APEC News Release
Texas Instruments’ Stephanie Butler Talks APEC and the Power Electronics Industry
Tuesday, Jan 01, 2019
Stephanie Butler currently serves as the Technology Innovation Architect in High Voltage Power at Texas Instruments (TI). As part of her role, she is involved with a number of external organizations and universities, including being a member of the Institute of Electrical and Electronics Engineers (IEEE), serving as Chair for the JEDEC Solid State Technology Association's JC-70 Wide Bandgap Committee, and also serving on the University of Texas-Austin's Department of Chemical Engineering Advisory Council.
Besides power semiconductors, she has produced innovations in the areas of control, factory automation, process and package development, materials, and metrology. A holder of 17 patents, an author of more than 40 papers, the recipient of the Society of Women Engineers' Achievement Award in 2016, and a long-time attendee of APEC, Butler shares her personal and professional insights into the event and the industry:
APEC: What does attending APEC mean to you and your company? Why is it so important?
Butler: Attending APEC provides me and TI the opportunity to engage with our customers and demonstrate our system design collateral, while also assessing where the industry is headed. Helping our customers achieve leadership in power density, and solve tough design challenges like isolation or low quiescent current, requires that we deliver best in class support. Knowing where the industry is headed, combined with TI support, is what allows us to give our customers the power to do anything.
APEC: As a regular attendee of APEC, how has it benefited you personally as an employee of such a large semiconductor company?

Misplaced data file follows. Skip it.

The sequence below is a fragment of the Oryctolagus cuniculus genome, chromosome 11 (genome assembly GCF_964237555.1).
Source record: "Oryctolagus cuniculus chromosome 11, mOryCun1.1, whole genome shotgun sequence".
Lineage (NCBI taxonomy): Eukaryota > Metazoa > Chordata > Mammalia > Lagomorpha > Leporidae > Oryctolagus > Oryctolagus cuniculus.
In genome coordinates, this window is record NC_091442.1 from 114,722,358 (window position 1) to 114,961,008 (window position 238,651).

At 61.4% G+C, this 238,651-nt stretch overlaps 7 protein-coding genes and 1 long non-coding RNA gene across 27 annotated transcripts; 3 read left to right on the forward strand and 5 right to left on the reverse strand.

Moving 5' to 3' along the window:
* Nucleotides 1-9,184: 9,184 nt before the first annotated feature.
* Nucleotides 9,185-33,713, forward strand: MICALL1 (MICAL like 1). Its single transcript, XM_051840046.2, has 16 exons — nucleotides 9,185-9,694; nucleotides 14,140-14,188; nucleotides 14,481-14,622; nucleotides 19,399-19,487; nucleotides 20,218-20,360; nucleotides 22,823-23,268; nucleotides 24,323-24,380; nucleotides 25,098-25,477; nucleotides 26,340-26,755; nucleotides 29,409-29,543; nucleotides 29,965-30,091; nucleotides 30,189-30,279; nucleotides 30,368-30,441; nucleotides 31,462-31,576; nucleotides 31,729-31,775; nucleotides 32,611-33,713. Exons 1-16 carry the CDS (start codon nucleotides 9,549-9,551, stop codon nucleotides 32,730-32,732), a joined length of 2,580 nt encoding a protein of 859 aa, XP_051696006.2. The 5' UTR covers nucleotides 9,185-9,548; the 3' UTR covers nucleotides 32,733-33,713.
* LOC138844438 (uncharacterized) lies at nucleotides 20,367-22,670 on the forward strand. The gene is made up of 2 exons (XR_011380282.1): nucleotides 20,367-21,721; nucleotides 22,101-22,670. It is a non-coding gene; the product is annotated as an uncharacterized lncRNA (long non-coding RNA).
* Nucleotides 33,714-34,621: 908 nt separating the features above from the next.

Butler: While Texas Instruments is a large company and APEC is a large conference, personal connections are what truly define the power electronics industry. APEC has provided me the opportunity to meet individuals across the industry at the same time the industry has exploded as electrification and electronification have taken off in the last decade.
APEC: What is your favorite part of APEC?
Butler: Reconnecting with colleagues as we discuss how the industry has grown and changed as seen in the Exhibit Hall and the papers each year.
APEC: How can we ensure the continued growth and advancement of our field?
Butler: Power electronics and power semiconductors, like other high-tech industries, are dependent upon the best and brightest wanting to excel in our industry. Our industry makes a direct impact on making the world a better place by providing better energy efficiency and enabling electrification. Our industry, also, is known for its people-focus, as seen when walking the halls of APEC. Thus, the best and the brightest should naturally want to work and excel in this field. In order to continue this trend, each of us should be reaching out to the academic community and to the younger members of our industry to enable them to excel and stay engaged. The biggest step anyone can take is treating each individual as someone who will contribute to the job rather than highlight that an individual is different than the historical, stereotypical engineer, whether it be due to age, gender, race, religion, country of origin, or any other personal characteristic.
APEC: Finally, what advice would you have for a young professional new in the industry and eager to succeed?
Butler: The advice I provide any engineer new to the field is to leverage all the opportunities around them. APEC is full of opportunities to meet people, learn of the latest technologies, comprehend the challenges that are important to the industry, and become involved with the organizations that enable the industry, like IEEE and [the Power Sources Manufacturers Association]. By growing deep connections and knowledge, you grow your career potential.